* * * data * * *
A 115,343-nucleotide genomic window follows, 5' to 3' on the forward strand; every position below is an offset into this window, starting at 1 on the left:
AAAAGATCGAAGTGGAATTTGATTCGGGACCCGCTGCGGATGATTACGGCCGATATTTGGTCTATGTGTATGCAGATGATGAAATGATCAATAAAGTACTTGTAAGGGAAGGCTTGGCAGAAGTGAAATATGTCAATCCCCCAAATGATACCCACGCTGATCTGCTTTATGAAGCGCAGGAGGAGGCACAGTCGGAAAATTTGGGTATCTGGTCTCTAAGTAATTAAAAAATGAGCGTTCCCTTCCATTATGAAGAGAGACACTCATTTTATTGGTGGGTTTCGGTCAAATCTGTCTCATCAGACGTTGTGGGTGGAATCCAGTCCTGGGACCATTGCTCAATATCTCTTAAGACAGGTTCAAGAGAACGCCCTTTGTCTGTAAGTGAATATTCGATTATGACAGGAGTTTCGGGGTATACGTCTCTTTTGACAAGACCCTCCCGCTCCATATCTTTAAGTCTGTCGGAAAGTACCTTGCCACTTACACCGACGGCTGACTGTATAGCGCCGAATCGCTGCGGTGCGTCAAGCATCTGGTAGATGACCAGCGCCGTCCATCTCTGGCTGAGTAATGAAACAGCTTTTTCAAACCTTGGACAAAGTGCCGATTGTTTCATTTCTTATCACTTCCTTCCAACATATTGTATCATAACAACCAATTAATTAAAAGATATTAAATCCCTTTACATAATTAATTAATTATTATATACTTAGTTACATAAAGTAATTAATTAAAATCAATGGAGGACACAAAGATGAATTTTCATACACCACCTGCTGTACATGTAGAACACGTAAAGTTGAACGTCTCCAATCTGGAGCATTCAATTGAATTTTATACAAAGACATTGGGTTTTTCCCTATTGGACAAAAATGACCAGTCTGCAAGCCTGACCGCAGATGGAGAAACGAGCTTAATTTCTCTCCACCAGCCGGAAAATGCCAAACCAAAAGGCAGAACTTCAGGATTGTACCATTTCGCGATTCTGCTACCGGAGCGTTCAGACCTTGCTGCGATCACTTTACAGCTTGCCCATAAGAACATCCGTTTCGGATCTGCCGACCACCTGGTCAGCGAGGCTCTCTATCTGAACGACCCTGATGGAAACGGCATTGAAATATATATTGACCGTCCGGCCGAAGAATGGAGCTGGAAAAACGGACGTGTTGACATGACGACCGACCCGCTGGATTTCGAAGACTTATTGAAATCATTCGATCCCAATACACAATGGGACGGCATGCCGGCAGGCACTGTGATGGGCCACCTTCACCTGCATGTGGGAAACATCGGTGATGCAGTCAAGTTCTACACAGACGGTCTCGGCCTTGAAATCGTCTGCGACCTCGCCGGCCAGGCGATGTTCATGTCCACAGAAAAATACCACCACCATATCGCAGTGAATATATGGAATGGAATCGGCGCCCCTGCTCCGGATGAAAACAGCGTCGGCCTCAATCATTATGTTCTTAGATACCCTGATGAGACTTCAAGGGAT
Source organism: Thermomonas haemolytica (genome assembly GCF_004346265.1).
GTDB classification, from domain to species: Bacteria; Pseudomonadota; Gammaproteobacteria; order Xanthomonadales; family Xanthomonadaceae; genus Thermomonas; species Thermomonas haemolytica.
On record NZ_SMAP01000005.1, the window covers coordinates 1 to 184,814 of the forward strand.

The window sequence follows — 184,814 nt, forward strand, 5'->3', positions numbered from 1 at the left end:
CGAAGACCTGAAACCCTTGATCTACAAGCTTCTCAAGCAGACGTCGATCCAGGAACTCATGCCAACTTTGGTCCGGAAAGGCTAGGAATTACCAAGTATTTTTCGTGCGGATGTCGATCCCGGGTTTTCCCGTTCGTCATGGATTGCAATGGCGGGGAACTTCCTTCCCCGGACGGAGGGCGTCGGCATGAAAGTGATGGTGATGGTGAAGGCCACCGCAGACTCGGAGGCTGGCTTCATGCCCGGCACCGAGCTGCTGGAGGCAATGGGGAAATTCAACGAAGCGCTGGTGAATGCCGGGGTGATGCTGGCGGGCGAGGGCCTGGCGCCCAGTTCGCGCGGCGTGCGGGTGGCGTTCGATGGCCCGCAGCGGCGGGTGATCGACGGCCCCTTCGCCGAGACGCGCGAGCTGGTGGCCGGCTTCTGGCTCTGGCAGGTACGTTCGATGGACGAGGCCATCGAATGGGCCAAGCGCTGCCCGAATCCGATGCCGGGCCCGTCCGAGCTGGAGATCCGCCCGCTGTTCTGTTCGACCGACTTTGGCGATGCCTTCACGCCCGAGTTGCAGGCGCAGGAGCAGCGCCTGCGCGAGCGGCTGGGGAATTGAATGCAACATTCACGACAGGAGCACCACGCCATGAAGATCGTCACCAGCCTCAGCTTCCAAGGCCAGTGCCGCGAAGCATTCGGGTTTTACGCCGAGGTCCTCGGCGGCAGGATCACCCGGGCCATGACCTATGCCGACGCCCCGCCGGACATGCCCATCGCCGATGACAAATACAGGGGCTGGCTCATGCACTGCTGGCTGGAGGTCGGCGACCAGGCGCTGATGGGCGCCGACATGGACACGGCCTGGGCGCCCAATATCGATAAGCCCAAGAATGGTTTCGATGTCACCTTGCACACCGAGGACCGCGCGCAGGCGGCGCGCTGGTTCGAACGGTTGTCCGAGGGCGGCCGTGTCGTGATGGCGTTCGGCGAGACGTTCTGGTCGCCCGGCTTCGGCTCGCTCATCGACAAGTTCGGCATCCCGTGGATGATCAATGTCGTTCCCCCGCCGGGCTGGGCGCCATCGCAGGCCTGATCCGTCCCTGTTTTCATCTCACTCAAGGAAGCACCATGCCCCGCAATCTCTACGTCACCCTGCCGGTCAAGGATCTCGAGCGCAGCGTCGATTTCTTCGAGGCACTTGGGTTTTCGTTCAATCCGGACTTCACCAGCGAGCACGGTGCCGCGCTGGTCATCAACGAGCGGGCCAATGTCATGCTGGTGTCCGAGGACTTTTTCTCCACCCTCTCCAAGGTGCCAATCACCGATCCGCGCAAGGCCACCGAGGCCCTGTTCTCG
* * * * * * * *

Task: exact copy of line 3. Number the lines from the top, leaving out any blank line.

Source organism: Thermomonas haemolytica (genome assembly GCF_004346265.1).